Under the new strategy, officials said, American and Mexican agencies would work together to refocus border enforcement efforts away from building a better wall to creating systems that would allow goods and people to be screened before they reach the crossing points. The plan would also provide support for Mexican programs intended to strengthen communities where socioeconomic hardships force many young people into crime.
The most striking difference between the old strategy and the new one is the shift away from military assistance. More than half of the $1.3 billion spent under Mérida was used to buy aircraft, inspection equipment and information technology for the Mexican military and police. Next year’s foreign aid budget provides for civilian police training, not equipment.
This revised strategy, officials said, would first go into effect in Tijuana and Ciudad Juárez, the largest cities on Mexico’s border with the United States. Ciudad Juárez, a city of 1.7 million, has become a symbol of the Mexican government’s failed attempts to rein in the drug gangs.
I like the part about focusing on specific cities, because in smaller spaces the relatively limited American contribution can still have a measurable impact on security. That bolded part makes you wonder how much faith to put in any of this, though. They aren't going to spend any money on equipment? All of a sudden the US has $300 for civilian police training? William Booth's Post writeup is rightly a bit more skeptical:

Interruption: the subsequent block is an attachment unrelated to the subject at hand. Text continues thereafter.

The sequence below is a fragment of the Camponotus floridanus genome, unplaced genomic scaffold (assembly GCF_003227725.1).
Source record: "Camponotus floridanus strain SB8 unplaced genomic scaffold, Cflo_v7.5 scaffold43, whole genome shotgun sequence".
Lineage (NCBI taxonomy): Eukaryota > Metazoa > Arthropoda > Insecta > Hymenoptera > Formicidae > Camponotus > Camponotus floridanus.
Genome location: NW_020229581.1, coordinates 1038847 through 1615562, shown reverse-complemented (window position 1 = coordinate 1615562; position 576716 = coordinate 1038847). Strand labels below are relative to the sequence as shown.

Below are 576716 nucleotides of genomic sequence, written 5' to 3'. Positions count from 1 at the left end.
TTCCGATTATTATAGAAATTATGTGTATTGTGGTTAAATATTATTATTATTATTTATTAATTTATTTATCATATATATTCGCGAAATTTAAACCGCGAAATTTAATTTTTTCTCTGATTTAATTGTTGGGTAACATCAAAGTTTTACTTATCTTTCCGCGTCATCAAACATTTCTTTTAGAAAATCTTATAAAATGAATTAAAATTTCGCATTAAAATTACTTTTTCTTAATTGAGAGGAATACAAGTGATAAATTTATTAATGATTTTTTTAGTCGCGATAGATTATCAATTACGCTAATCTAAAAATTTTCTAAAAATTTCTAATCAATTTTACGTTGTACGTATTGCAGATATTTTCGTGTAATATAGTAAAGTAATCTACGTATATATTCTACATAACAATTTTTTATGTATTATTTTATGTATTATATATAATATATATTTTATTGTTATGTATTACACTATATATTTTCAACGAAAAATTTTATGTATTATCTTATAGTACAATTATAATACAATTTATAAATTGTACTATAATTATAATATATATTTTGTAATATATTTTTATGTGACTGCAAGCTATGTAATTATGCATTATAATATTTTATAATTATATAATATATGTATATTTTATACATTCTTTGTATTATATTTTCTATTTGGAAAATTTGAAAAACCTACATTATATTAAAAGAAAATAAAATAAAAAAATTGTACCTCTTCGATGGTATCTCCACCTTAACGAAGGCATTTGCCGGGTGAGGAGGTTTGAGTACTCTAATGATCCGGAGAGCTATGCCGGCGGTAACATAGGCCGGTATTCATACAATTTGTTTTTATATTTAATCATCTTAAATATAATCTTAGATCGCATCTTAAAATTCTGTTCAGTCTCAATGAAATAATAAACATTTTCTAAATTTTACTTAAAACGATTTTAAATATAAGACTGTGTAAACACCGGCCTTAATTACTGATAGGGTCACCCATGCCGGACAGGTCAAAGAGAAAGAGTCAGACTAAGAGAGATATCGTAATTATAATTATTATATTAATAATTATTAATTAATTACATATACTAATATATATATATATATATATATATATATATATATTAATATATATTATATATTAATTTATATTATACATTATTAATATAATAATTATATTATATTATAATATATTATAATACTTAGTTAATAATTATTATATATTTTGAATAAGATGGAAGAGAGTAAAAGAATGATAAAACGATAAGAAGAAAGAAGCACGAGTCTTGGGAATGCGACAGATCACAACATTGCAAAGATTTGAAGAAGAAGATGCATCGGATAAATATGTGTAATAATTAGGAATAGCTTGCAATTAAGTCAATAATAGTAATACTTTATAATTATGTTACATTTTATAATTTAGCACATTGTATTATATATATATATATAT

Faced with soaring drug violence that Mexico's military has failed to stem, U.S. and Mexican officials said Tuesday that they will seek to bolster nonmilitary spending on police and courts and look for ways to help ravaged communities, but they offered few concrete proposals for fighting the powerful drug cartels.So all of this might actually represent a genuine, sea-changing shift of focus, or it might be a rather timid shift of actual focus coupled with a substantial change to the nations' rhetoric. I suspect it's the latter. Part of the problem is that spending hundreds of millions a year on helicopters is just a lot easier than spending the same amount on small-bore training and development programs. We have Blackhawks and Bells to spare, but scaring up the expert human resources necessary to implement such a program would be difficult in normal circumstances, all the more so when the US is engaged in two nation-building projects thousands of miles away.
I remain suspicious that the ease of implementation was one of the biggest reasons for Mérida's original focus on hardware. In 2007 as in 2010, Mexico's hardware needs were clearly secondary to the problems in their security agencies, and the idea that Mexico's armament problem was so severe that it had to be addressed first is simply not credible. But Bush and Calderón presumably wanted a big, showy agreement, and $1.4 billion in helicopters was a far better way to grab people's attention than, say, a $200 million training program implemented over five years, even if the latter would have delivered better results.